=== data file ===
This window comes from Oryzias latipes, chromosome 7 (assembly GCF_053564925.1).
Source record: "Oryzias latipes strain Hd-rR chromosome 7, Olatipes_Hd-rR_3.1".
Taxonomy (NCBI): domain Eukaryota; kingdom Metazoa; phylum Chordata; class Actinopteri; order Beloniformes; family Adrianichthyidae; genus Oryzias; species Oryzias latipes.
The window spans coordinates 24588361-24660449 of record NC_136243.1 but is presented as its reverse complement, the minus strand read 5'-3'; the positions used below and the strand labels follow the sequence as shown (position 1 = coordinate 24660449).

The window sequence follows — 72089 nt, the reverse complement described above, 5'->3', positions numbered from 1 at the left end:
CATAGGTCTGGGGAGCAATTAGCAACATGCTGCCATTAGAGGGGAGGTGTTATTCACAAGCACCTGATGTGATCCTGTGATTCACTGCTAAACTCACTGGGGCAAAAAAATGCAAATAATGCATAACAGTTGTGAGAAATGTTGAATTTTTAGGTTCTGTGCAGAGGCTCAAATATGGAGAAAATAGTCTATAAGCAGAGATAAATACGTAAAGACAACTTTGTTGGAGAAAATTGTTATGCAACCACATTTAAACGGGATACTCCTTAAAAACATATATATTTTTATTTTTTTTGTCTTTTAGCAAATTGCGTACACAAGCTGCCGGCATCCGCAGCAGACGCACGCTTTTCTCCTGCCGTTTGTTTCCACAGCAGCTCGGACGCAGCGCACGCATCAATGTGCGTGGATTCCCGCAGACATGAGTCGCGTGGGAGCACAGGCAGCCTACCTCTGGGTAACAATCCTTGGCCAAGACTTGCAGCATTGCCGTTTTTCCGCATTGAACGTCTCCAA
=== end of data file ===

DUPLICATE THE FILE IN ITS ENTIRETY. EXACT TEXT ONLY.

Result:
This window comes from Oryzias latipes, chromosome 7 (assembly GCF_053564925.1).
Source record: "Oryzias latipes strain Hd-rR chromosome 7, Olatipes_Hd-rR_3.1".
Taxonomy (NCBI): domain Eukaryota; kingdom Metazoa; phylum Chordata; class Actinopteri; order Beloniformes; family Adrianichthyidae; genus Oryzias; species Oryzias latipes.
The window spans coordinates 24588361-24660449 of record NC_136243.1 but is presented as its reverse complement, the minus strand read 5'-3'; the positions used below and the strand labels follow the sequence as shown (position 1 = coordinate 24660449).

The window sequence follows — 72089 nt, the reverse complement described above, 5'->3', positions numbered from 1 at the left end:
CATAGGTCTGGGGAGCAATTAGCAACATGCTGCCATTAGAGGGGAGGTGTTATTCACAAGCACCTGATGTGATCCTGTGATTCACTGCTAAACTCACTGGGGCAAAAAAATGCAAATAATGCATAACAGTTGTGAGAAATGTTGAATTTTTAGGTTCTGTGCAGAGGCTCAAATATGGAGAAAATAGTCTATAAGCAGAGATAAATACGTAAAGACAACTTTGTTGGAGAAAATTGTTATGCAACCACATTTAAACGGGATACTCCTTAAAAACATATATATTTTTATTTTTTTTGTCTTTTAGCAAATTGCGTACACAAGCTGCCGGCATCCGCAGCAGACGCACGCTTTTCTCCTGCCGTTTGTTTCCACAGCAGCTCGGACGCAGCGCACGCATCAATGTGCGTGGATTCCCGCAGACATGAGTCGCGTGGGAGCACAGGCAGCCTACCTCTGGGTAACAATCCTTGGCCAAGACTTGCAGCATTGCCGTTTTTCCGCATTGAACGTCTCCAA